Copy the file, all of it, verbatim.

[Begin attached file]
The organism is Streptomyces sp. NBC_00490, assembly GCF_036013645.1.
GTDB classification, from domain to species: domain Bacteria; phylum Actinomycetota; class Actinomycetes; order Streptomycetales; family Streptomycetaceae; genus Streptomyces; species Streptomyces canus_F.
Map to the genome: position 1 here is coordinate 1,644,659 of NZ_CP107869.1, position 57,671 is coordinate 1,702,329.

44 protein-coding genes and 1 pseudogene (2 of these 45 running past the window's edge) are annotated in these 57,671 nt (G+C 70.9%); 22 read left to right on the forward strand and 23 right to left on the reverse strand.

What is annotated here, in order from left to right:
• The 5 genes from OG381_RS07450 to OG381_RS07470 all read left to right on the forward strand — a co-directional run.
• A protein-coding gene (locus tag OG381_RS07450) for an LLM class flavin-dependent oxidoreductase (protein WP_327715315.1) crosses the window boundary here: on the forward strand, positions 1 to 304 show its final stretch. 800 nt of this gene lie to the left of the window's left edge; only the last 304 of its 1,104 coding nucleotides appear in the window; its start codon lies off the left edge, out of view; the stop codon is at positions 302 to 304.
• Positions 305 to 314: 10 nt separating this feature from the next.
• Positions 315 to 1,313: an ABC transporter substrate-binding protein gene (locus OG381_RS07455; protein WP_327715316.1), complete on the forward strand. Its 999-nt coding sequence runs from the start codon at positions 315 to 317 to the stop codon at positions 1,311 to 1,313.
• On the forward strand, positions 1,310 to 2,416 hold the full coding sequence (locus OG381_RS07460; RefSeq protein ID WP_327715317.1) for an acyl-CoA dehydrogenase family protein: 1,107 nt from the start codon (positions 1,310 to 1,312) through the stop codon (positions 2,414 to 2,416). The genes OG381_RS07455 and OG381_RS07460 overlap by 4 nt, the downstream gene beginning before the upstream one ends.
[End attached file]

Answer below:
The organism is Streptomyces sp. NBC_00490, assembly GCF_036013645.1.
GTDB classification, from domain to species: domain Bacteria; phylum Actinomycetota; class Actinomycetes; order Streptomycetales; family Streptomycetaceae; genus Streptomyces; species Streptomyces canus_F.
Map to the genome: position 1 here is coordinate 1,644,659 of NZ_CP107869.1, position 57,671 is coordinate 1,702,329.

44 protein-coding genes and 1 pseudogene (2 of these 45 running past the window's edge) are annotated in these 57,671 nt (G+C 70.9%); 22 read left to right on the forward strand and 23 right to left on the reverse strand.

What is annotated here, in order from left to right:
• The 5 genes from OG381_RS07450 to OG381_RS07470 all read left to right on the forward strand — a co-directional run.
• A protein-coding gene (locus tag OG381_RS07450) for an LLM class flavin-dependent oxidoreductase (protein WP_327715315.1) crosses the window boundary here: on the forward strand, positions 1 to 304 show its final stretch. 800 nt of this gene lie to the left of the window's left edge; only the last 304 of its 1,104 coding nucleotides appear in the window; its start codon lies off the left edge, out of view; the stop codon is at positions 302 to 304.
• Positions 305 to 314: 10 nt separating this feature from the next.
• Positions 315 to 1,313: an ABC transporter substrate-binding protein gene (locus OG381_RS07455; protein WP_327715316.1), complete on the forward strand. Its 999-nt coding sequence runs from the start codon at positions 315 to 317 to the stop codon at positions 1,311 to 1,313.
• On the forward strand, positions 1,310 to 2,416 hold the full coding sequence (locus OG381_RS07460; RefSeq protein ID WP_327715317.1) for an acyl-CoA dehydrogenase family protein: 1,107 nt from the start codon (positions 1,310 to 1,312) through the stop codon (positions 2,414 to 2,416). The genes OG381_RS07455 and OG381_RS07460 overlap by 4 nt, the downstream gene beginning before the upstream one ends.